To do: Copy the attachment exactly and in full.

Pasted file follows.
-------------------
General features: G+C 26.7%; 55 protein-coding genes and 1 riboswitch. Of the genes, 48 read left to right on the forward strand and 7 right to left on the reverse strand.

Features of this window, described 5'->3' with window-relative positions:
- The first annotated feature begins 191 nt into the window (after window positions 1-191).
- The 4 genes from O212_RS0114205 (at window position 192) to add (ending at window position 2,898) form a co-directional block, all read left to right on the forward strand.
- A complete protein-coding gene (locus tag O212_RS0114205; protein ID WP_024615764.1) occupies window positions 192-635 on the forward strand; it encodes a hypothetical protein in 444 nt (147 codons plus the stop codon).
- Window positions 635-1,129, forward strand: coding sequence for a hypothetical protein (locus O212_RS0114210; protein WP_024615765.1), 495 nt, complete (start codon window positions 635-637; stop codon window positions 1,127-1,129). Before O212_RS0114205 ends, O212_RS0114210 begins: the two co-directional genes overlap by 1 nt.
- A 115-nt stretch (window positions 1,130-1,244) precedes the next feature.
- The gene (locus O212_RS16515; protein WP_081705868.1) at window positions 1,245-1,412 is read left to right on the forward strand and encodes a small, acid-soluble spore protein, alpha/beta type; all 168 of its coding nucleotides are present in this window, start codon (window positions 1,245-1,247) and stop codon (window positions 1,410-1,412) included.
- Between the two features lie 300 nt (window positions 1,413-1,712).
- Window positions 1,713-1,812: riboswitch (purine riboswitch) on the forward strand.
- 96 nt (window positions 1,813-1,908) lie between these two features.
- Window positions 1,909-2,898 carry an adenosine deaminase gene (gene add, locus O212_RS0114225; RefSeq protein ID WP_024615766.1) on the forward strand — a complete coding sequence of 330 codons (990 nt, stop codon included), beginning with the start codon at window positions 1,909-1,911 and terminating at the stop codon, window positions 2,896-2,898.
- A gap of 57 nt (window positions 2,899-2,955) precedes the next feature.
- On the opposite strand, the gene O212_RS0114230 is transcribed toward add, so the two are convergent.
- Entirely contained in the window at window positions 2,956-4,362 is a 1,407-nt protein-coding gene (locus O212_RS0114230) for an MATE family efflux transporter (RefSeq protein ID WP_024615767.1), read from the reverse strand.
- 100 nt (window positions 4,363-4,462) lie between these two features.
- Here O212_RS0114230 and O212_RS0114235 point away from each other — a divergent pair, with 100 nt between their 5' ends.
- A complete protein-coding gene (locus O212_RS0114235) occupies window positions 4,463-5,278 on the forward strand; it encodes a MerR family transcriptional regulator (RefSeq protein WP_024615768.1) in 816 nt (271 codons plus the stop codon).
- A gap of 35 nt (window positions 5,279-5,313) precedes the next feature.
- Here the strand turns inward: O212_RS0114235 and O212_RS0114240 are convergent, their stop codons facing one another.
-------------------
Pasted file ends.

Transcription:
General features: G+C 26.7%; 55 protein-coding genes and 1 riboswitch. Of the genes, 48 read left to right on the forward strand and 7 right to left on the reverse strand.

Features of this window, described 5'->3' with window-relative positions:
- The first annotated feature begins 191 nt into the window (after window positions 1-191).
- The 4 genes from O212_RS0114205 (at window position 192) to add (ending at window position 2,898) form a co-directional block, all read left to right on the forward strand.
- A complete protein-coding gene (locus tag O212_RS0114205; protein ID WP_024615764.1) occupies window positions 192-635 on the forward strand; it encodes a hypothetical protein in 444 nt (147 codons plus the stop codon).
- Window positions 635-1,129, forward strand: coding sequence for a hypothetical protein (locus O212_RS0114210; protein WP_024615765.1), 495 nt, complete (start codon window positions 635-637; stop codon window positions 1,127-1,129). Before O212_RS0114205 ends, O212_RS0114210 begins: the two co-directional genes overlap by 1 nt.
- A 115-nt stretch (window positions 1,130-1,244) precedes the next feature.
- The gene (locus O212_RS16515; protein WP_081705868.1) at window positions 1,245-1,412 is read left to right on the forward strand and encodes a small, acid-soluble spore protein, alpha/beta type; all 168 of its coding nucleotides are present in this window, start codon (window positions 1,245-1,247) and stop codon (window positions 1,410-1,412) included.
- Between the two features lie 300 nt (window positions 1,413-1,712).
- Window positions 1,713-1,812: riboswitch (purine riboswitch) on the forward strand.
- 96 nt (window positions 1,813-1,908) lie between these two features.
- Window positions 1,909-2,898 carry an adenosine deaminase gene (gene add, locus O212_RS0114225; RefSeq protein ID WP_024615766.1) on the forward strand — a complete coding sequence of 330 codons (990 nt, stop codon included), beginning with the start codon at window positions 1,909-1,911 and terminating at the stop codon, window positions 2,896-2,898.
- A gap of 57 nt (window positions 2,899-2,955) precedes the next feature.
- On the opposite strand, the gene O212_RS0114230 is transcribed toward add, so the two are convergent.
- Entirely contained in the window at window positions 2,956-4,362 is a 1,407-nt protein-coding gene (locus O212_RS0114230) for an MATE family efflux transporter (RefSeq protein ID WP_024615767.1), read from the reverse strand.
- 100 nt (window positions 4,363-4,462) lie between these two features.
- Here O212_RS0114230 and O212_RS0114235 point away from each other — a divergent pair, with 100 nt between their 5' ends.
- A complete protein-coding gene (locus O212_RS0114235) occupies window positions 4,463-5,278 on the forward strand; it encodes a MerR family transcriptional regulator (RefSeq protein WP_024615768.1) in 816 nt (271 codons plus the stop codon).
- A gap of 35 nt (window positions 5,279-5,313) precedes the next feature.
- Here the strand turns inward: O212_RS0114235 and O212_RS0114240 are convergent, their stop codons facing one another.